25 September 2014 Using saddle points for challenging optical design tasks
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Abstract
The present research is part of an effort to develop tools that make the lens design process more systematic. In typical optical design tasks, the presence of many local minima in the optical merit function landscape makes design non-trivial. With the method of Saddle Point Construction (SPC) which was developed recently ([F. Bociort and M. van Turnhout, Opt. Engineering 48, 063001 (2009)]) new local minima are obtained efficiently from known ones by adding and removing lenses in a systematic way. To illustrate how SPC and special properties of the lens design landscape can be used, we will present the step-by-step design of a wide-angle pinhole lens and the automatic design of a 9-lens system which, after further development with traditional techniques, is capable of good performance. We also give an example that shows how to visualize the saddle point that can be constructed at any surface of any design of an imaging system that is a local minimum.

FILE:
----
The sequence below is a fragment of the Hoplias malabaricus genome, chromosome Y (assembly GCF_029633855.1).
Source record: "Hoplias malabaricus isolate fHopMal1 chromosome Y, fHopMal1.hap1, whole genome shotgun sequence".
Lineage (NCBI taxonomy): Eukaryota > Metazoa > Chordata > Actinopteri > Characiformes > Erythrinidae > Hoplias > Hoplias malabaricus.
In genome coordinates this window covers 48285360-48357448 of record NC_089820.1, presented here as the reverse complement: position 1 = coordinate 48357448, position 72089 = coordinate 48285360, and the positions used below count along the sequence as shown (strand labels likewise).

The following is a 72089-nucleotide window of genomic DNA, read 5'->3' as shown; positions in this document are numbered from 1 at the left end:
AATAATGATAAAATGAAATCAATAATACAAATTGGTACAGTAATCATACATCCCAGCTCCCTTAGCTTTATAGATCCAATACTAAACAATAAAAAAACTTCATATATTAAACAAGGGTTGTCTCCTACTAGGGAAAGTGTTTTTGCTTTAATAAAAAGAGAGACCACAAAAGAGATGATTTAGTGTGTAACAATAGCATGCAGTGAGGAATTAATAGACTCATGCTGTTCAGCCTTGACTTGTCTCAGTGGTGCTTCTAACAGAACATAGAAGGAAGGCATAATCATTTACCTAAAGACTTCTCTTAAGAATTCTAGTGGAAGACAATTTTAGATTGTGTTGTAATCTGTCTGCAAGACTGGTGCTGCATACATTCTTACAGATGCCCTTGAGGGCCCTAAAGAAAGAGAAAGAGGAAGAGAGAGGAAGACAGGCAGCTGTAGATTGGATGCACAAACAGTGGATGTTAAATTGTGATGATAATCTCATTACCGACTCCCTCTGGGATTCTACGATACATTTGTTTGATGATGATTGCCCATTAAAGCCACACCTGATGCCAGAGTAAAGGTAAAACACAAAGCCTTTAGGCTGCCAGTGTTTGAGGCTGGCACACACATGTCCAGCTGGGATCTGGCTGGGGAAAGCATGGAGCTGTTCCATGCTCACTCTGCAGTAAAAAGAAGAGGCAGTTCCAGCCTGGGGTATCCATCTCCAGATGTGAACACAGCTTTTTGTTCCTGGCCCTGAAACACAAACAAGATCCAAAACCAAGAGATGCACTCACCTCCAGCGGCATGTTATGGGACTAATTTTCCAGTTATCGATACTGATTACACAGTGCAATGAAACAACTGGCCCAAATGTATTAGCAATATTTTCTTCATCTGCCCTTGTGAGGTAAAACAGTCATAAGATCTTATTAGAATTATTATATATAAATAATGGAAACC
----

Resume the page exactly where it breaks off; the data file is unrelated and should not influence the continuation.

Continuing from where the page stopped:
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Irina Livshits, Irina Livshits, Zhe Hou, Zhe Hou, Pascal van Grol, Pascal van Grol, Yifeng Shao, Yifeng Shao, Maarten van Turnhout, Maarten van Turnhout, Paul Urbach, Paul Urbach, Florian Bociort, Florian Bociort, } "Using saddle points for challenging optical design tasks", Proc. SPIE 9192, Current Developments in Lens Design and Optical Engineering XV, 919204 (25 September 2014); doi: 10.1117/12.2061975; https://doi.org/10.1117/12.2061975
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